In the latter part of 2014, my colleague, Errol Rivera, attended a conference in Edinburgh that addressed the subject of university-to-work transitions. In this blog post, Errol raises the question about how ‘employability’ is increasingly being treated as a ‘discipline’ in its own right. He argues for an alternative narrative drawing on Foucault: one of ‘employability as a discourse’.
“In October, fellow educators gathered at a Society for Research into Higher Education event to discuss the state of graduate employability and share success stories of work placement and internships initiatives. In the concluding plenary, an interesting conversation arose. Regarding the subject of employability, its growing importance and the level of understanding it requires, are we looking at the rise of a new discipline?
The employability of HE graduates is an issue which impacts us on a national if not global level. Those within and outwith education institutions have an interest in tracking the current state of employment among graduates, identifying contributing factors, and articulating and projecting the effects of graduate employment statistics onto the social, political, and economic robustness of our society. The search to define, provide, and increase employability for our students has necessitated powerful tools for a deeper, more widely applicable understanding of the matter. But what are we actually trying to do with that understanding? Are we looking for significant relationships between practice and outcome? Do we assume there is a solution – that somewhere between the data and the relevant context we can reverse engineer a single policy or a combination of policies that can be enacted on a university or national level to bring about positive change? Are we chasing a single, all-encompassing answer that doesn’t exist – that shouldn’t exist?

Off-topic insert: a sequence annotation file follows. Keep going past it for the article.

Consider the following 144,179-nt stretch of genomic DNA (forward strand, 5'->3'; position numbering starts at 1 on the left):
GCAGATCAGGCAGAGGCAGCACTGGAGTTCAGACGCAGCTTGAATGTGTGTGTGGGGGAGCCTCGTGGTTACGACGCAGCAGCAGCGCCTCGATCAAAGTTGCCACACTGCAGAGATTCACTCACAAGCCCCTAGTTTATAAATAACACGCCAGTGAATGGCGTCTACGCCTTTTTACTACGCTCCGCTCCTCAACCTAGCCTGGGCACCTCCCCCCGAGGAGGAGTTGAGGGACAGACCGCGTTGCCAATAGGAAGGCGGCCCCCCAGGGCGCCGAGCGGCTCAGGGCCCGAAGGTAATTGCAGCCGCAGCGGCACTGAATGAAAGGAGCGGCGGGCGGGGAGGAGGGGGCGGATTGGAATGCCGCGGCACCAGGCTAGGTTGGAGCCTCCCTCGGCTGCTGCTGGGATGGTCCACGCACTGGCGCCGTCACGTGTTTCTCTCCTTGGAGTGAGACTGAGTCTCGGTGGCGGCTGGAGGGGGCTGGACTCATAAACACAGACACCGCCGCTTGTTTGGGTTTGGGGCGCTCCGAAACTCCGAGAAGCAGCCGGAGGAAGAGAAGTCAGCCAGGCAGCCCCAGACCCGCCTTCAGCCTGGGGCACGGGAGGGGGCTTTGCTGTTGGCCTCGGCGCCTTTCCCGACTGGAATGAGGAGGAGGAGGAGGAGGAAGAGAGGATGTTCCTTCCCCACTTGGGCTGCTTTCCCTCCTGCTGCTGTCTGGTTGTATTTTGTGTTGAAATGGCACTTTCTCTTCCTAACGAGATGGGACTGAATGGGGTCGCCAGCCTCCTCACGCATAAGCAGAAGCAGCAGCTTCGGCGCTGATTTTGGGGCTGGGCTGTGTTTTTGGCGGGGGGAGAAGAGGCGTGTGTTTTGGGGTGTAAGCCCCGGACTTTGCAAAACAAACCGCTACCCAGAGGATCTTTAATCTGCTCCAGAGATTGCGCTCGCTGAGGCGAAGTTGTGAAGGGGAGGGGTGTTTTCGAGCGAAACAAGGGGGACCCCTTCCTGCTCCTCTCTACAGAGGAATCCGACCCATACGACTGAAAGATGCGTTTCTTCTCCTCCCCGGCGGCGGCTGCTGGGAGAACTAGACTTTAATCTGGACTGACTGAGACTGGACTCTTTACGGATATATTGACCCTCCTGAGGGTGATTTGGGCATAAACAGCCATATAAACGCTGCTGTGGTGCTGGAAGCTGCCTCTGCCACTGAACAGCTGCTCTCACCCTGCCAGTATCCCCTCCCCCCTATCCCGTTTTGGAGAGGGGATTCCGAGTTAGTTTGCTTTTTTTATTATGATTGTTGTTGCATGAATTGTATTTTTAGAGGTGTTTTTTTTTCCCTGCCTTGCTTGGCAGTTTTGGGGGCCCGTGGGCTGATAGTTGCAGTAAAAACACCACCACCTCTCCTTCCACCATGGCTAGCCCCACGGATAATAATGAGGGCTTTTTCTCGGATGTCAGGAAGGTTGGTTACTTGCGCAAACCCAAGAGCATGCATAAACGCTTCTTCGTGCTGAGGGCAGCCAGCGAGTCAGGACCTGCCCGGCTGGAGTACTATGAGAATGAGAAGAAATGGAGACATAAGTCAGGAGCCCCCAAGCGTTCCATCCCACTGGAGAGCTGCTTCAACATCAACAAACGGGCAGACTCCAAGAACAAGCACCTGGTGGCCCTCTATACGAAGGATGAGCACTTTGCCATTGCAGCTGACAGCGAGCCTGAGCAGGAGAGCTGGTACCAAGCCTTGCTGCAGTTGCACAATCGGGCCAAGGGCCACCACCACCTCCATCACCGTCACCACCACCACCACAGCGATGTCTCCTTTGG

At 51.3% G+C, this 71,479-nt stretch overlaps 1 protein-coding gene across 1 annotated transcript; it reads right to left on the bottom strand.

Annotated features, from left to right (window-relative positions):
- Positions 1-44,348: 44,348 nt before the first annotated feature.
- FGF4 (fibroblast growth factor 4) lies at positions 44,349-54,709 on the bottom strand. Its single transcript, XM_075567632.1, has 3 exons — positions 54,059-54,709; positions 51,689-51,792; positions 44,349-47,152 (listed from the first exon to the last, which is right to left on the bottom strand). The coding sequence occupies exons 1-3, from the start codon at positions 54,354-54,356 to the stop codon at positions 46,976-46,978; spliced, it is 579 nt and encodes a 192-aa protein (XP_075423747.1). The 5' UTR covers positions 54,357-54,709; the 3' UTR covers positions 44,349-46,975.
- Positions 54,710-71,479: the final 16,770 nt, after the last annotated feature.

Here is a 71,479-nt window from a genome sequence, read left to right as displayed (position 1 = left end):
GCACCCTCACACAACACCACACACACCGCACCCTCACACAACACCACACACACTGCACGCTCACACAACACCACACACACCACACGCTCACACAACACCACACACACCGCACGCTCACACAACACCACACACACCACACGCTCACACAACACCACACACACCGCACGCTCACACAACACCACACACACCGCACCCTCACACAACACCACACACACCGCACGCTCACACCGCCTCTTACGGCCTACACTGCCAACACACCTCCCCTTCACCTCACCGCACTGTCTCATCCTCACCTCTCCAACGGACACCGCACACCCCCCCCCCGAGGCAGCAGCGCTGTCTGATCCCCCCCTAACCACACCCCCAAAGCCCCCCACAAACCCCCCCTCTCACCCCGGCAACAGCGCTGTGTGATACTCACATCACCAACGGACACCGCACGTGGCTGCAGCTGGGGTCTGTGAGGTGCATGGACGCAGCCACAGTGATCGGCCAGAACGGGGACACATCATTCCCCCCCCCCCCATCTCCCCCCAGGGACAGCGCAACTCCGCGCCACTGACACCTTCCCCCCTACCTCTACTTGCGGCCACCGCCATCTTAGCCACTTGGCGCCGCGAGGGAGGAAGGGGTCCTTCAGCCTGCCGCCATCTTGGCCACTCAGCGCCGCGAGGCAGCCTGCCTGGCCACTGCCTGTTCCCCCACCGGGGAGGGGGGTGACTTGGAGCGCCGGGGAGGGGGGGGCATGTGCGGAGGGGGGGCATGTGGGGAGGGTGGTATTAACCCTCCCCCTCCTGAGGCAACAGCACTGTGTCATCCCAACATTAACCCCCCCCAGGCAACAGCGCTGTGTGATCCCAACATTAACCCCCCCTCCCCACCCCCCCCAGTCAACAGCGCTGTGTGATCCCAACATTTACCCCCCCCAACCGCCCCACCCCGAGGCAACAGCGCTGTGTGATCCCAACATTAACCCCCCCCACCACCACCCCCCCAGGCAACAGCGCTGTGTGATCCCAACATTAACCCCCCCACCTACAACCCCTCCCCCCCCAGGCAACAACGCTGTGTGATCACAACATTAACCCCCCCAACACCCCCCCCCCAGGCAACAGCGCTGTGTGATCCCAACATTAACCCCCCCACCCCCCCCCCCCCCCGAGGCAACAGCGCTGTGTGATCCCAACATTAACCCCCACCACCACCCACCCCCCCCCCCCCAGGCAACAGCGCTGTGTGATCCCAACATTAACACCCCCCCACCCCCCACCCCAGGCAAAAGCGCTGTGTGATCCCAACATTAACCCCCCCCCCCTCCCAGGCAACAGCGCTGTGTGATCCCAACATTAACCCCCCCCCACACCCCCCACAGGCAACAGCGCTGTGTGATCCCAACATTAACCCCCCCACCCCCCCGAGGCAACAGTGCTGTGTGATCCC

Engaging with the notion of ‘employability as a discourse’ is a direct response to this ongoing conversation. What would we find if we employed the critical lens of Michel Foucault’s “The Order of Discourse” as a sensibility for interrogating publications, employability initiatives and university strategies – everything that articulates our understanding of how we ensure graduates’ futures? Given Foucault’s imperative for specificity and his resistance to the “process of exclusion” that is the notion of ‘Truth’, I’d imagine such an interrogation would lead us to acknowledge the success of work placement schemes, internships, and programmes of study that are contextual, dialogic, programme focussed, and even provisional. In embracing the culture of the respective practice of each profession, these initiatives are eschewing the notion that graduate employability maps onto to a single outcome. There is no single solution, and nor should educators be looking for one.”
Errol Rivera works at Edinburgh Napier University as a creative writer and pedagogical researcher. He also loves dogs and backs my on-going campaign for an office dog. You can follow his adventures @escottrivera.